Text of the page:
Yet do not, I would not go,
    Though at next door we might meet,
    Though she were true, when you met her,
    And last, till you write your letter,
    Yet she
    Will be
    False, ere I come, to two, or three.
    • Song (Go and Catch a Falling Star), stanzas 2-3.
  • I have done one braver thing
    Than all the Worthies did;
    And yet a braver thence doth spring,
    Which is to keep that hid.
    • The Undertaking, stanza 1.
  • But he who loveliness within
    Hath found, all outward loathes,
    For he who color loves, and skin,
    Loves but their oldest clothes.
    • The Undertaking, stanza 4.
  • And dare love that, and say so too,
    And forget the He and She.
    • The Undertaking, stanza 5.
  • Busy old fool, unruly Sun,
    Why dost thou thus,
    Through windows, and through curtains call on us?
    Must to thy motions lovers' seasons run?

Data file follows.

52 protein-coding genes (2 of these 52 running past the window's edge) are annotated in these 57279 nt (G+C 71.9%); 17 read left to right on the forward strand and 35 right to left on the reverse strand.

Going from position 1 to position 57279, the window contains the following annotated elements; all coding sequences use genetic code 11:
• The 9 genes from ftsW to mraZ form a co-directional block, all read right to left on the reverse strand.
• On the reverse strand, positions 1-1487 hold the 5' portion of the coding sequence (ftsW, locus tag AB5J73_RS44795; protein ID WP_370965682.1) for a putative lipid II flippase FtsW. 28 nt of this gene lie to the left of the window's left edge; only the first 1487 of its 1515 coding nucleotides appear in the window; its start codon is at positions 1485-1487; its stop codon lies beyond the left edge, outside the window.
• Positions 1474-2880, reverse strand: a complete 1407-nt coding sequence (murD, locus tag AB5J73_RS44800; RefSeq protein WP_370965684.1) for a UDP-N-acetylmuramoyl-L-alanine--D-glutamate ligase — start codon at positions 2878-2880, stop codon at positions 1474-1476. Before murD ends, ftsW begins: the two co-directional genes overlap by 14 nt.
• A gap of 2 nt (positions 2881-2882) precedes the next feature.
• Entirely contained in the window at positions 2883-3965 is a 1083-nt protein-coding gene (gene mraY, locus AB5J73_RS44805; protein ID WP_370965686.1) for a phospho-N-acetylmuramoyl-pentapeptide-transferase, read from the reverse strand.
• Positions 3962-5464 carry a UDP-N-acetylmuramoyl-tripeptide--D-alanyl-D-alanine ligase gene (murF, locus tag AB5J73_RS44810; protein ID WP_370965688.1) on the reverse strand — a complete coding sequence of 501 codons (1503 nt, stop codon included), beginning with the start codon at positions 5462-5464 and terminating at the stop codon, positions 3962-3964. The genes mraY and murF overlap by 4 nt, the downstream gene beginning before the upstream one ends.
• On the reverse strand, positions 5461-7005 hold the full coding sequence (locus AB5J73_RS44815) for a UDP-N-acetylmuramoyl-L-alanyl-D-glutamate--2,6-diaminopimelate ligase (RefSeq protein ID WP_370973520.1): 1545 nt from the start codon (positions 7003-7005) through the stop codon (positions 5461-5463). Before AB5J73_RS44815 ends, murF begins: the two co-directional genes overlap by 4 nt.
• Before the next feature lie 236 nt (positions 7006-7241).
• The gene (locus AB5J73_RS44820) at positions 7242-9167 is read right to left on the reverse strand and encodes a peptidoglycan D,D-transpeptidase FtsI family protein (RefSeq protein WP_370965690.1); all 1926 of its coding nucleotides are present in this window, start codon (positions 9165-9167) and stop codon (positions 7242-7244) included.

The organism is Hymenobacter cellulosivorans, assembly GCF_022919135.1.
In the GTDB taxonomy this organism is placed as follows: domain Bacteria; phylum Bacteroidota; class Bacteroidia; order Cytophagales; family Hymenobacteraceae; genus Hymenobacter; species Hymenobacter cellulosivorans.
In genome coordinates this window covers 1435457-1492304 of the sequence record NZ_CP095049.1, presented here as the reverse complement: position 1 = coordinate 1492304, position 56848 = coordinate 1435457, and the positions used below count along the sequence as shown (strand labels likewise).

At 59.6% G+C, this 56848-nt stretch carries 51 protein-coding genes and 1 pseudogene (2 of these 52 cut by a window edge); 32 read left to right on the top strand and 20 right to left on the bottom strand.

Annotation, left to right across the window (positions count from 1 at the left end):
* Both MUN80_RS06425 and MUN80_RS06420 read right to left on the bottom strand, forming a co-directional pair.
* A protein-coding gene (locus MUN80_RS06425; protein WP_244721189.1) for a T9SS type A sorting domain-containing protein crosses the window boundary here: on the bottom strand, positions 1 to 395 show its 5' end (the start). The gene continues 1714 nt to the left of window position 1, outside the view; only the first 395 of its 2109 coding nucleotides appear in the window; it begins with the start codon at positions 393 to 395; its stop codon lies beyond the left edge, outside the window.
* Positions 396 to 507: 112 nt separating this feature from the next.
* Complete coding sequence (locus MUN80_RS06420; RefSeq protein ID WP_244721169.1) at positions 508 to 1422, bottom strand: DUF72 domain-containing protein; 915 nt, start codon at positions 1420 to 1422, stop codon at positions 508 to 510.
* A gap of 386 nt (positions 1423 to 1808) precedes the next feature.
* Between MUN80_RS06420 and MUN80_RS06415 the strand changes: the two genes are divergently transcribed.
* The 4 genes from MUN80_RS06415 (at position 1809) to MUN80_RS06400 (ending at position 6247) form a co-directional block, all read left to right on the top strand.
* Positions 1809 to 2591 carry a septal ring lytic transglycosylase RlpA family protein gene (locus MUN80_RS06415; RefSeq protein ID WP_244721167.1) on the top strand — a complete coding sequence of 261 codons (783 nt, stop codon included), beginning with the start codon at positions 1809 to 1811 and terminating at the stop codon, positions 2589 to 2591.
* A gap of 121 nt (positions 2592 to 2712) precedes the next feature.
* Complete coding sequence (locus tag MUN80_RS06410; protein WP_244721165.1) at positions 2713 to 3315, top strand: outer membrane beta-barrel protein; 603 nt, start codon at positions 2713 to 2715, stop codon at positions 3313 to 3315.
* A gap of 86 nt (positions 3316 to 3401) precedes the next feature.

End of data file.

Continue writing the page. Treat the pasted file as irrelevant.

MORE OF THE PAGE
• The Sun Rising, stanza 1.
  • Love, all alike, no season knows, nor clime,
    Nor hours, days, months, which are the rags of time.
    • The Sun Rising, stanza 1.
  • She is all states, and all princes, I,
    Nothing else is.
    • The Sun Rising, stanza 3.
  • For God's sake hold your tongue, and let me love.
    • The Canonization, stanza 1.
  • The Phoenix riddle hath more wit
    By us, we two being one, are it.
    So to one neutral thing both sexes fit,
    We die and rise the same, and prove
    Mysterious by this love.
    • The Canonization, stanza 3.
  • As well a well-wrought urn becomes
    The greatest ashes, as half-acre tombs.
    • The Canonization, stanza 4.
  • I am two fools, I know,
    For loving, and for saying so
    In whining poetry.
    • The Triple Fool, stanza 1.
  • Who are a little wise, the best fools be.
    • The Triple Fool, stanza 2.
  • Sweetest love, I do not go,
    For weariness of thee,
    Nor in hope the world can show
    A fitter love for me;
    But since that I
    Must die at last, 'tis best,
    To use my self in jest
    Thus by feigned deaths to die.
    • Song (Sweetest Love, I Do Not Go), stanza 1.
  • Yesternight the sun went hence,